walkitout (walkitout) wrote,

A Letter from a Liquidator

Back at the beginning of the Great Recession, there were articles like this, about stores going out of business and the companies that helped them do so.


One of the companies named in this article, G.A.W., sent me a letter. A store in my town is going out of business, and I have received an invitation to one of these sales, right down to the bring the letter and you get points to the prize that someone will win, and bring the envelope and you'll get even more. That little nugget is hidden in a footnote all the way at the bottom of the letter.

The letter has all the elements. Invitations to loyal customers before generally being promoted. A prize giveaway. The requirement to have the invitation to get the early discounts, but you can bring someone along who didn't get the invitation.

It's January, and January is a come to Jesus month for retail. If you didn't make enough in the holiday season, January is when you may decide that paying the rent until the next big month of sales just isn't worth it.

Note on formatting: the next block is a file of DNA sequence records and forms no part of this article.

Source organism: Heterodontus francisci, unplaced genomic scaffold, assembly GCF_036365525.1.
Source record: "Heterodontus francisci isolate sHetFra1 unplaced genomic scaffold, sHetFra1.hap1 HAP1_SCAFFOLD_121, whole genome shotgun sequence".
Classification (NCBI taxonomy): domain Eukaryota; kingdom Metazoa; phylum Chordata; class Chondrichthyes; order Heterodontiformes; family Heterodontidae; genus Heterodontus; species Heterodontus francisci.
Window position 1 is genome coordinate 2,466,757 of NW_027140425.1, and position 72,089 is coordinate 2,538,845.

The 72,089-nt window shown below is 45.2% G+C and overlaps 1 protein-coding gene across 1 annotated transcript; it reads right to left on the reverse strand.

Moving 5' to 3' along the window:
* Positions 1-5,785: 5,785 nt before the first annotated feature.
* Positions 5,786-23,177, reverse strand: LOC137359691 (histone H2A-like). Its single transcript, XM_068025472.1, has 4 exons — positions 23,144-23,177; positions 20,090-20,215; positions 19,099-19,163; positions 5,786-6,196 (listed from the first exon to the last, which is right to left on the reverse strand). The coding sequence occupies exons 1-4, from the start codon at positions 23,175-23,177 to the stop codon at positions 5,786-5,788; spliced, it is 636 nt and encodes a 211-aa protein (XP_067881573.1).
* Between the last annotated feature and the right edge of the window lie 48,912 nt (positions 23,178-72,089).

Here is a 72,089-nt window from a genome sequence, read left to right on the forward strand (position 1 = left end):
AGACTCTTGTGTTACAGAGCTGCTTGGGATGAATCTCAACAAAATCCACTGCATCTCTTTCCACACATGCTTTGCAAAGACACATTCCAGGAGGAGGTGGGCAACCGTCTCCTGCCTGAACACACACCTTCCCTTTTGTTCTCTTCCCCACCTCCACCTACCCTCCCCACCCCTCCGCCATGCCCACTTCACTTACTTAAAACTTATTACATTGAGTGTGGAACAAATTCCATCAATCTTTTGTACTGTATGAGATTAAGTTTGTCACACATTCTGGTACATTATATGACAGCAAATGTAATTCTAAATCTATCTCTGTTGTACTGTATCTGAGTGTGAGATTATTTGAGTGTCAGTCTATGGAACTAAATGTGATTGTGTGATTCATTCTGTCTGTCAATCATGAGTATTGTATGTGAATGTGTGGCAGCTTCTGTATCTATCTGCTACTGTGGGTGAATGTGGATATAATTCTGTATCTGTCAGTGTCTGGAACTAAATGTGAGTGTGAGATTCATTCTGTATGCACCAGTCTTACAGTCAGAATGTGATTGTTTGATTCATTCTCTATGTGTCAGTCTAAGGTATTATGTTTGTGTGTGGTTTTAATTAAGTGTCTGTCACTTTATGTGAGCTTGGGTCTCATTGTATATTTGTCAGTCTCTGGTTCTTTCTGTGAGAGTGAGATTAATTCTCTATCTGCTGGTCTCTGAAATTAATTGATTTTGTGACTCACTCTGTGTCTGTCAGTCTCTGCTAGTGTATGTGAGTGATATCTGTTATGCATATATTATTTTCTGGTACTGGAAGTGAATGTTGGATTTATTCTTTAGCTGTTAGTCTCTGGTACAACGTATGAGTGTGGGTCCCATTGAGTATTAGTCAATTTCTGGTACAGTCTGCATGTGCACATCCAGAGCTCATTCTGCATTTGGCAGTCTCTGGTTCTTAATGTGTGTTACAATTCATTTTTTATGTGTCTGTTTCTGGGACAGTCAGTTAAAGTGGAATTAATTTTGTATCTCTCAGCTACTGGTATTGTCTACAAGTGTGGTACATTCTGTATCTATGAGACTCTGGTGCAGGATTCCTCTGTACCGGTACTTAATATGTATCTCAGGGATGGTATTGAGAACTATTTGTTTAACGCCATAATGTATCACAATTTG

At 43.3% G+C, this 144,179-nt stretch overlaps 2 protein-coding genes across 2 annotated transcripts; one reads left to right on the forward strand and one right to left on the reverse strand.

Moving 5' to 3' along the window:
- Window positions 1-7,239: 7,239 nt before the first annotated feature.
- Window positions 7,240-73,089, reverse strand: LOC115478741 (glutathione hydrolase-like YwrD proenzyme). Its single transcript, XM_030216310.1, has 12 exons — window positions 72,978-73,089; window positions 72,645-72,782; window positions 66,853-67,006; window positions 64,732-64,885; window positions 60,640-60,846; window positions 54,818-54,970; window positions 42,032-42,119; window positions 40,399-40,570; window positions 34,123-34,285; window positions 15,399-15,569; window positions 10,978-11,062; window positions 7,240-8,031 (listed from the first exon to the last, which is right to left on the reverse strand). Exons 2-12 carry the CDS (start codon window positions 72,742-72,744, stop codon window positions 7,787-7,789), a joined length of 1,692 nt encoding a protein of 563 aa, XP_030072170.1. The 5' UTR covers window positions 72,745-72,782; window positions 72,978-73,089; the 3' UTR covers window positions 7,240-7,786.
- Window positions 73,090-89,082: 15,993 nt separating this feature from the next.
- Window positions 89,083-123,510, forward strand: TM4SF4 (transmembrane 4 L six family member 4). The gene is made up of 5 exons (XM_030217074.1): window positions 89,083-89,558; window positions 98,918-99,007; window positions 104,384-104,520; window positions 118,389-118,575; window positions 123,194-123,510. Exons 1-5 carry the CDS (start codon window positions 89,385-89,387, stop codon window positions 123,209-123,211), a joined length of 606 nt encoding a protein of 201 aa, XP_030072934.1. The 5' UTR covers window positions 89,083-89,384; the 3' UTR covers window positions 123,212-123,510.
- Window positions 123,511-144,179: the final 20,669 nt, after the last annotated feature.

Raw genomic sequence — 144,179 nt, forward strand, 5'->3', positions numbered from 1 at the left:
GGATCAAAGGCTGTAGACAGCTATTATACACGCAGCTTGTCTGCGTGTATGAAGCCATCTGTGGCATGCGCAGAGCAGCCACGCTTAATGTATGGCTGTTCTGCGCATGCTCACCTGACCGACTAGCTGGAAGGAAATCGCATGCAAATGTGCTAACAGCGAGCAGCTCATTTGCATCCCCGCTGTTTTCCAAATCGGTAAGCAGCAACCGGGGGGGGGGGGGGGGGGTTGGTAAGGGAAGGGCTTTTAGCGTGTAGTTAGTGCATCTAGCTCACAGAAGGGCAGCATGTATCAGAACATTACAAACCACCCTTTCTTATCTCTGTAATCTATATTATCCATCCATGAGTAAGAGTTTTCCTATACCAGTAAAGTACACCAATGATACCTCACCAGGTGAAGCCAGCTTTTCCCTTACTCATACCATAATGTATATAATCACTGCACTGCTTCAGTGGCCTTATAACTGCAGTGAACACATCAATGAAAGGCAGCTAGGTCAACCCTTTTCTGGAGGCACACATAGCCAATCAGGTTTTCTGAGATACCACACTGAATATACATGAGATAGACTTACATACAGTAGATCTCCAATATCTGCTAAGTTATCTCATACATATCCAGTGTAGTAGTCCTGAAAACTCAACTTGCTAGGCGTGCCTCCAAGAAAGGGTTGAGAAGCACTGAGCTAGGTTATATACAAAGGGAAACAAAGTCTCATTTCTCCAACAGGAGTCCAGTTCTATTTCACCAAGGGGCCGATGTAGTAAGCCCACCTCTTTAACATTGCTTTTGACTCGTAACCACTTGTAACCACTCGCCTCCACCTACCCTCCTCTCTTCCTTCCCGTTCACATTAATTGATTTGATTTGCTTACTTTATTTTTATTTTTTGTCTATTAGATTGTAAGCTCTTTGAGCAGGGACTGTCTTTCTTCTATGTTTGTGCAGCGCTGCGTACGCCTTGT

That time has come for my local, independent book store.

I'm totally going to the sale. I've continued to buy books there during the entire time I've been raving about e-books. I've continued to buy gift certificates there for other people during that time. I'm gonna miss 'me when they're gone, but I cannot say I'm particularly surprised. A lot of other stores which were damaged by the transition to digital media but which survived found some kind of merchandise niche. My favorite local chain that displays this is Newbury comics. When their music (yeah, I know, you didn't see that coming, Left Coast readers, did you?) business fell off a cliff, their nerd merch business let them continue soldiering on.

I don't know why Willow Books never found a merch business. They experimented. They started selling used books. They sold more and more coloring books for adults and jigsaw puzzles and similar. But this town supports more than one The Paper Stores in surprisingly close proximity (one of which is right next to a toy store and a gift store -- seriously, you wouldn't think it would be possible, but if you're looking for a present for someone who is hard to shop for, those three shops are pretty much guaranteed to offer something awesome for a reasonable price, which is probably why the trio continue to do business as a cluster). And Willow couldn't seem to take their own cafe -- which existed more as a theoretical entity on its website than a place you could actually go to eat or drink -- seriously, much less anything other than books.

And paper books has gone from being a tough business to an increasingly impossible one.
Tags: daily activities, our future economy today
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